"People of the Books" Blog

Member Spotlight with Žilvinas Beliauskas

Zilvinas

Žilvinas Beliauskas heads the Vilnius Jewish Public Library

 

Visit the Vilnius Jewish Public Library Website here!

 

Donate here!

 

Žilvinas graduated from Kaunas J. Jablonskis secondary school, a school that specialized English language and literature. Žilvinas then entered the Psychology Department at Vilnius University and graduated in 1982.

 

Žilvinas was working as a psychology lecturer when be grew an interest in the Vilnius Jewish Public Library project. The idea came from an American from San Diego, who already had his collection of books shipped to Lithuania and was looking for ways to realize his dream. For several years he had been trying to establish a library in Vilnius, but none of his attempts with the local Jewish community and state-operated museums were successful. Žilvinas found the idea attractive, though he was neither a librarian nor a Jew. Nevertheless Žilvinas started coordinating the project, contacting the government, Ministry of Culture, libraries, and other institutions. Žilvinas described the process as an adventure. He realized how important the project was for his generation, which grew up in complete ignorance of Jewish history. His goal would be to show Jewish heritage to the whole of Lithuanian society.

 

Being a psychologist, Žilvinas saw great value in presenting a heritage that was exterminated and lost due to the Holocaust. Žilvinas notes, “culturally, now we have an opportunity to get in touch with the bottomless heritage of wisdom, art, literature, science and other spheres of life within the Judaic dimension.”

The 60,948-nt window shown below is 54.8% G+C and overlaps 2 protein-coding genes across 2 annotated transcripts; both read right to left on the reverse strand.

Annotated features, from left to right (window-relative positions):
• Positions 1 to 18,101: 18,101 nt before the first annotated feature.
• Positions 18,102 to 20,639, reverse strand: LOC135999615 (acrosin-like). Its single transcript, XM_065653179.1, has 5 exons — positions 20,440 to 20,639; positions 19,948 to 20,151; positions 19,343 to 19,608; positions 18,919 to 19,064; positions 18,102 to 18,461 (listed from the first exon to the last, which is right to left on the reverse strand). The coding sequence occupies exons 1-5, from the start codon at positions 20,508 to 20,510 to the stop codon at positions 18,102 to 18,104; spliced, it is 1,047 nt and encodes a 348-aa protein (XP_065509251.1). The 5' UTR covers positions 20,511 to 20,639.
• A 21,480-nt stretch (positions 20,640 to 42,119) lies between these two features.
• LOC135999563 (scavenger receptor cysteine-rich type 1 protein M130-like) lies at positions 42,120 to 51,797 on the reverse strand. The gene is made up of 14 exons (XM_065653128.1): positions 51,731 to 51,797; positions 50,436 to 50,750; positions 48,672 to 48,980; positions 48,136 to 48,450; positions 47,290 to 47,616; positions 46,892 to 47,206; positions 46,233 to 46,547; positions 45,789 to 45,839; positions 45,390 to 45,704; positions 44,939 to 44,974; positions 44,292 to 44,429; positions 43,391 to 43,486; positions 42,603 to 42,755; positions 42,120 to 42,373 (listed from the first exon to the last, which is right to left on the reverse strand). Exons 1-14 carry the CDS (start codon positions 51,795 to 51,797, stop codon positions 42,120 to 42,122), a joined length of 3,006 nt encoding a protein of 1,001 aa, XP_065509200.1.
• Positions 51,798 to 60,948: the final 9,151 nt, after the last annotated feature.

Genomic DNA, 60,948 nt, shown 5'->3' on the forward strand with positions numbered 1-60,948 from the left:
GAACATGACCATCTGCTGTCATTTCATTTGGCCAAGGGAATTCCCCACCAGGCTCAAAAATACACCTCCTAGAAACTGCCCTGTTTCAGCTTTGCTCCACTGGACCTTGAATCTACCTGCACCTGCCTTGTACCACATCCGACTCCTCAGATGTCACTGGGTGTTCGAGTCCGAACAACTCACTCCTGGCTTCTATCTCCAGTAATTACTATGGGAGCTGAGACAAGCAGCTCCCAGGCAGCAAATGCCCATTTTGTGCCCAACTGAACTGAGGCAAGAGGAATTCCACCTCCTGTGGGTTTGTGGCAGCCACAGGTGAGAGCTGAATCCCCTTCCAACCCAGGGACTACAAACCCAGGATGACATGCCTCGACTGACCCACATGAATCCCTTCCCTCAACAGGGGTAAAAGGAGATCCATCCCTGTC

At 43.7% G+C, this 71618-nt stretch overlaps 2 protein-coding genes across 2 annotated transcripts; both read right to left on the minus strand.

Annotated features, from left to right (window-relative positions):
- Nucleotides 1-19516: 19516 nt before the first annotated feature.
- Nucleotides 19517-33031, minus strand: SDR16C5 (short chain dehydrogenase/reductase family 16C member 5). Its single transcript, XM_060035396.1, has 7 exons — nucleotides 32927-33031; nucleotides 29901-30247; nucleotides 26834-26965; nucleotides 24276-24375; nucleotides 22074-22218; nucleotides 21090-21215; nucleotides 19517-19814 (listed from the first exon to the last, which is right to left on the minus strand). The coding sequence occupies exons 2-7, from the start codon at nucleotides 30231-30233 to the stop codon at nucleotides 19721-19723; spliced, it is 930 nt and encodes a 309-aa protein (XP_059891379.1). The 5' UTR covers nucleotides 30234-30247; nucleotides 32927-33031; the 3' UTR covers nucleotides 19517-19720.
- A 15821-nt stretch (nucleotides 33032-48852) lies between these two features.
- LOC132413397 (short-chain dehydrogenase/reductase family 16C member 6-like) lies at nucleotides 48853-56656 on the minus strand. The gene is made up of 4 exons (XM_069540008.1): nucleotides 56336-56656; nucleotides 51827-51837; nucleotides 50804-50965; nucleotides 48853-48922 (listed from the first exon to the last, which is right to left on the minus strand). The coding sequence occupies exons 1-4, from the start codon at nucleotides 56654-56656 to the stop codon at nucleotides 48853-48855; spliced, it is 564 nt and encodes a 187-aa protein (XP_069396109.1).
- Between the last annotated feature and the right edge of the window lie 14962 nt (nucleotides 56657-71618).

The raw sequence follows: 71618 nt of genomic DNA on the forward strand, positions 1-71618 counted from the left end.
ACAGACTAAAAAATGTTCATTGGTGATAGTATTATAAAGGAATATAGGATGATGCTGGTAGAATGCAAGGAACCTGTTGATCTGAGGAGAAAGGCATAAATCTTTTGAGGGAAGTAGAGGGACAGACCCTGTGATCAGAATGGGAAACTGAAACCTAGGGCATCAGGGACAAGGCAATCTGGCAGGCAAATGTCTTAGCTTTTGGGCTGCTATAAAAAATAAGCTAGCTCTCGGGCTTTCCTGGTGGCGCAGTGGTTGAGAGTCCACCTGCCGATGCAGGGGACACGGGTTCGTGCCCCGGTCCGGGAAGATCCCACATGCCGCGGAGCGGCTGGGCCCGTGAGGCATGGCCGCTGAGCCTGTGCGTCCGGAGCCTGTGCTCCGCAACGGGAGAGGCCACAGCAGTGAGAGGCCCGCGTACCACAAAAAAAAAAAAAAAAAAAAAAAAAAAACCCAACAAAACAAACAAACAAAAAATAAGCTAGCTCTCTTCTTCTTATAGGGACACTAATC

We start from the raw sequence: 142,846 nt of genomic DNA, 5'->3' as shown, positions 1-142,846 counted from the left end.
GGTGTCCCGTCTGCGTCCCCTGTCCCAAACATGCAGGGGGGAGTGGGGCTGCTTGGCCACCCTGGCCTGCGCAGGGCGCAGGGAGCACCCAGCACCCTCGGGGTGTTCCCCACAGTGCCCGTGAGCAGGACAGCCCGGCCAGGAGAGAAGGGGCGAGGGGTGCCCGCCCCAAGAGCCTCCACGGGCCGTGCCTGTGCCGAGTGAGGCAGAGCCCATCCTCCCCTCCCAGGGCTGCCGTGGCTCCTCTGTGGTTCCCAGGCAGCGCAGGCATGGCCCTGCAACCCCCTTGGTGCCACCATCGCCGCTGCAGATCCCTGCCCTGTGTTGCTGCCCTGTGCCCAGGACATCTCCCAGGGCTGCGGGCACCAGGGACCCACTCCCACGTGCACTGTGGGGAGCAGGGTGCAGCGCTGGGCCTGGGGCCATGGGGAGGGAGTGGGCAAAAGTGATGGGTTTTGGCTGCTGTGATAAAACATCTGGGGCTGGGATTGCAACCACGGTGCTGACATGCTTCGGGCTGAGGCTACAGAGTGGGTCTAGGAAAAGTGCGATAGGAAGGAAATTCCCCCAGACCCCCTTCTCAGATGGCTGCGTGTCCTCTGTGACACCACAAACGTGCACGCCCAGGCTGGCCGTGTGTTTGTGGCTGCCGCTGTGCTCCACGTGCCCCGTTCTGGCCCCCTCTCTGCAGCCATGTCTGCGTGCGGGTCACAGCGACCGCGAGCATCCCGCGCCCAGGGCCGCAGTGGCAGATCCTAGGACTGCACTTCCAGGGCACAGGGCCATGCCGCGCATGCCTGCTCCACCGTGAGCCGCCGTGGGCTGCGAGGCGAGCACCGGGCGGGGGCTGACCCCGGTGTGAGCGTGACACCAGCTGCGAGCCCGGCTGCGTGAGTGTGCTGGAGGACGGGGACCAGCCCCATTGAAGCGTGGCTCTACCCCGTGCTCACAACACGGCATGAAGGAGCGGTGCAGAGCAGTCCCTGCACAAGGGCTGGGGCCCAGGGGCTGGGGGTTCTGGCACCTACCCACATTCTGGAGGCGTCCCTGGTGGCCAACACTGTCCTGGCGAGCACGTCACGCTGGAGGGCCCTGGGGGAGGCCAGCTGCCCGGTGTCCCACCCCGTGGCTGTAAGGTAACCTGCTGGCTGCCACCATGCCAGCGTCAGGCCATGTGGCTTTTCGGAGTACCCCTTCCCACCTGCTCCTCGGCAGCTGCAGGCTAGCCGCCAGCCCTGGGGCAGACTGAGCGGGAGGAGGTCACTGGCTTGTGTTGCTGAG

There were many interesting and lucky coincidences during the process of the coordination and attempts to establish the library. Žilvinas even says that it would not have been possible without “guidance from the Heavens.” Žilvinas and his colleagues received permission from the Lithuanian government to build in a good location but in a run-down building. They would need funds for renovation and equipment. In the same year, prosecutors enforced a ban on financial interactions related to the Royal Palce (Palace of Rulers) reconstruction due to suspicion around the transparency of some construction contracts. In this way, the millions which had already been allocated to the Culture Ministry for this particularly expensive project became hanged in the air. The funds were available for other purposes and the Minister quickly had to find other important cultural projects as inventment opportunities. The shabby library premises were among his priorities and that is how a rather normal financing project for library remodeling was assigned among other museums, theaters, and estates. Zilvinas calls it "a work of angels by the hands of prosecutors for the sake of the Vilnius Jewish Public Library."

Zilvinas stands with graduates from the library's Yiddish Language instruction program

Today Žilvinas and his colleagues run not only the Vilnius Jewish Public Library but also its Charity and Support Foundation and its inspired organization Vilnius Jewish Theater. The latter is currently underway in the very interesting process of producing a musical play based on the motifs of the stories in Avrom Karpinovich’s The Vilne Tango.

 

Žilvinas’s library aspires to grow locally and to network internationally. Žilvinas has received support and book donations from Lynn Waghalter and Olga Potap. Books started coming, and Galina Teverovsky managed to set up a very useful book exchange program.